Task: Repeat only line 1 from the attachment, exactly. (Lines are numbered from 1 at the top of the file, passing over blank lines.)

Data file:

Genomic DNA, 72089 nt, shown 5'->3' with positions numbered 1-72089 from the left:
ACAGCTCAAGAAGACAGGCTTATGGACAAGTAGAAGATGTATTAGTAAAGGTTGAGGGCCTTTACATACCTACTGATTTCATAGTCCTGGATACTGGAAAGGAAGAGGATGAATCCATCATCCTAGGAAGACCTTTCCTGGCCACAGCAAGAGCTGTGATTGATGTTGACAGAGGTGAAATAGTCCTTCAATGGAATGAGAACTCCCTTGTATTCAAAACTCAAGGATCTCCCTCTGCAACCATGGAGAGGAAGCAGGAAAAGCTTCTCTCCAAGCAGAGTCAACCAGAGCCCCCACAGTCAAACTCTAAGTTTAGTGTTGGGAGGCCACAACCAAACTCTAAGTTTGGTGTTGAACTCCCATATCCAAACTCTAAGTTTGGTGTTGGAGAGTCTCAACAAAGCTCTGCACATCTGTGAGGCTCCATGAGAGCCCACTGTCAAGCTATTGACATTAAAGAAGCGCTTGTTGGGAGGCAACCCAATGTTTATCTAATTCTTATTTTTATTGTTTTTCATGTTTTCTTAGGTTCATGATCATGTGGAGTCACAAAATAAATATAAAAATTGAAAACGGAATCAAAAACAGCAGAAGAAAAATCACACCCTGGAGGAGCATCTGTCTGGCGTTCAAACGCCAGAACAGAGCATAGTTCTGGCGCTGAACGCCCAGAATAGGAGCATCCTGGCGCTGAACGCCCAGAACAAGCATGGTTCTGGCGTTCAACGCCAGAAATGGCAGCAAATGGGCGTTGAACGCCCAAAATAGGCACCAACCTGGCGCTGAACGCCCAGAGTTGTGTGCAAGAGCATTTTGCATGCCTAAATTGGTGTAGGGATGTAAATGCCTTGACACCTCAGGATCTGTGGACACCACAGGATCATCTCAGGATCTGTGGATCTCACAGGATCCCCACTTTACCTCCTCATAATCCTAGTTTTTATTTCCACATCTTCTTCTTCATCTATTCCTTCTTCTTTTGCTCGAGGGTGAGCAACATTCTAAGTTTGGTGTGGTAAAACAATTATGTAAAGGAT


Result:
Genomic DNA, 72089 nt, shown 5'->3' with positions numbered 1-72089 from the left: